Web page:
The great moment came when Max, alerted that it would be a birthday presentation ceremony but with no idea of what would be presented, was given the scroll at a gathering of all the participants and others, and had to appreciate it, and read and loosely translate the inscriptions on first sight, before the assembled guests. He did this, as he did almost everything, with great formal elegance and total assurance. Bill recalls that when he untied the ribbons and saw the zipper he said, in a connoisseur's grave tone, "Early Sung!" And he proceeded with a mock-learned reading and appreciation of everything in the scroll. It was a performance that more than matched ours.


The scroll was exhibited in U. Mich's Art Museum, and kept by Max during his lifetime. After his death his widow Irmgard gave it to me—she was moving back to Germany and thought it should stay here. When I spent some days in Ann Arbor giving lectures in December 2002, as arranged by Maribeth Graybill, a reception by the Art History Dept. was the occasion for a presentation of the scroll to them. Bill Lewis came, with his second wife Garland; his former wife Eppie is well and living in Ann Arbor, but didn't come. I did most of the talking, relating the circumstances of its creation as here, commenting on the painting as it went by, giving the general content of the inscriptions and identifying their writers as I rolled. Bill Lewis received the plaudits he was due, and the scroll was officially accepted by the Chair of Art History for their collection of treasures.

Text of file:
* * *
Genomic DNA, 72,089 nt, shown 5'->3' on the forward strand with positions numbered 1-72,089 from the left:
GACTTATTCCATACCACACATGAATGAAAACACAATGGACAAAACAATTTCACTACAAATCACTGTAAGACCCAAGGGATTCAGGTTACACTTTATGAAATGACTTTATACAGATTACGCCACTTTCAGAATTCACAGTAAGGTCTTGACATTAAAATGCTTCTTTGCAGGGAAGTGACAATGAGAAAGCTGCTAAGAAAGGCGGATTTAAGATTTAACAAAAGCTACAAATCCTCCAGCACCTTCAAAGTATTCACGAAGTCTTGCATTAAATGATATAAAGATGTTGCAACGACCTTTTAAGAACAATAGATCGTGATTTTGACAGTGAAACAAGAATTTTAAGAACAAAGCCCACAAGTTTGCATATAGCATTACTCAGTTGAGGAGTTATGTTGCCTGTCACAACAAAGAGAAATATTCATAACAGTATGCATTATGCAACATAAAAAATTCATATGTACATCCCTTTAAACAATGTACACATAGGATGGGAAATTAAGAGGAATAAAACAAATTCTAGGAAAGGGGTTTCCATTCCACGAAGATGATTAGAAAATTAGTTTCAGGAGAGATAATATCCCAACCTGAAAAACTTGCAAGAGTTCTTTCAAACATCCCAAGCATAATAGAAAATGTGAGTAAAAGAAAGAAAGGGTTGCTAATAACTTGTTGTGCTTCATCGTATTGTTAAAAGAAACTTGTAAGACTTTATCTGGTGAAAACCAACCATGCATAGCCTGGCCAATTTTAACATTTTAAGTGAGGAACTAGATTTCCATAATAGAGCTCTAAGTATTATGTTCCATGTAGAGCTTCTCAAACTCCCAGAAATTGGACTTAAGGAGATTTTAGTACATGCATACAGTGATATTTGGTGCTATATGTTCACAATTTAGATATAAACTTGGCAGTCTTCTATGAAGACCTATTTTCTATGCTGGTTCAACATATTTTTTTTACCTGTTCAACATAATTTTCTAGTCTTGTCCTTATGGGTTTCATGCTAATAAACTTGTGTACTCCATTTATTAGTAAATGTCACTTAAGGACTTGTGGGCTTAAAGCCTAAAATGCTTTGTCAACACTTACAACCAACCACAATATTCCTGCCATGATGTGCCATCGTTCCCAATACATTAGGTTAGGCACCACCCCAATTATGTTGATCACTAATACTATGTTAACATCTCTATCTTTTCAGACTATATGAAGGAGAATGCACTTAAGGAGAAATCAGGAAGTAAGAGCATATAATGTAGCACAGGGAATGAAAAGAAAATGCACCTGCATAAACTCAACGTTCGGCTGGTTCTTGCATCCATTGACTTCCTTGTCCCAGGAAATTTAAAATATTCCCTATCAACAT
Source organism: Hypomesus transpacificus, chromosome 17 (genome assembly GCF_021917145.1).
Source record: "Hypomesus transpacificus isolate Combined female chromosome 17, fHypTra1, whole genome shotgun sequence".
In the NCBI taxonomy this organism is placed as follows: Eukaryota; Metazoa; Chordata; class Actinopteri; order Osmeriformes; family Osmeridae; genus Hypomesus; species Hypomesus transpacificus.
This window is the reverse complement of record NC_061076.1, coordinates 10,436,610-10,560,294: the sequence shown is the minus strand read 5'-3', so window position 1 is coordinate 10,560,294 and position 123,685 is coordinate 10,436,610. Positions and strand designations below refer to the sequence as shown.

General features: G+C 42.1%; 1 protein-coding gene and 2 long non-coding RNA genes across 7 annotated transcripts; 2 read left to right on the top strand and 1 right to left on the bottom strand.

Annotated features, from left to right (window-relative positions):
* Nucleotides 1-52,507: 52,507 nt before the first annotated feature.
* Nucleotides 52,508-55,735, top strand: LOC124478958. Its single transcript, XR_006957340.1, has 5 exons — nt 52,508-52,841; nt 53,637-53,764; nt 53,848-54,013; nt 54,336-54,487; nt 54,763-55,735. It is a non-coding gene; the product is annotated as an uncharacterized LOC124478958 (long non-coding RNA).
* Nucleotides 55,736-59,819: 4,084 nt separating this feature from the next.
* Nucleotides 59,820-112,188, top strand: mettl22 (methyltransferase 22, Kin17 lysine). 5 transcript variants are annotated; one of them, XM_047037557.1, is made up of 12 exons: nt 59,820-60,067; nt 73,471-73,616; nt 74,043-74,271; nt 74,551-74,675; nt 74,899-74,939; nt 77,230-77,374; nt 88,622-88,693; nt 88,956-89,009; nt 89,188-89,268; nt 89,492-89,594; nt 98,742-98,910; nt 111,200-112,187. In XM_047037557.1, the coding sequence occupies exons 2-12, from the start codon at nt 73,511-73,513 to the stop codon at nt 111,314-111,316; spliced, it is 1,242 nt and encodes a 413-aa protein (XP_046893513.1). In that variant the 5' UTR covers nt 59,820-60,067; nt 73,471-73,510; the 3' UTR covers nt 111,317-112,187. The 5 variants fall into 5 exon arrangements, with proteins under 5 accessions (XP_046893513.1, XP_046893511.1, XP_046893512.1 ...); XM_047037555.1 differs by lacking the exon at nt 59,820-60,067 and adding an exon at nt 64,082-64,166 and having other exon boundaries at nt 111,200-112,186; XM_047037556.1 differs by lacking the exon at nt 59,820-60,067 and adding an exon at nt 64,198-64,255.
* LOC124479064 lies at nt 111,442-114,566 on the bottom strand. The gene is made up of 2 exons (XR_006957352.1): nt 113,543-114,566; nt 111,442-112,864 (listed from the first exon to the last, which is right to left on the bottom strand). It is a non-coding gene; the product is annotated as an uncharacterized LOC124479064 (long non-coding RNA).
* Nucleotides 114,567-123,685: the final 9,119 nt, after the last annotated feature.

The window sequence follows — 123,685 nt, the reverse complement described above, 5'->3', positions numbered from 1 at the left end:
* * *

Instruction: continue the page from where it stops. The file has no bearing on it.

I am happy to say that Bill Lewis is still well and active at age 89; I talked with him today (12/8/07) and learned that he is still painting, sometimes on commission. His email address is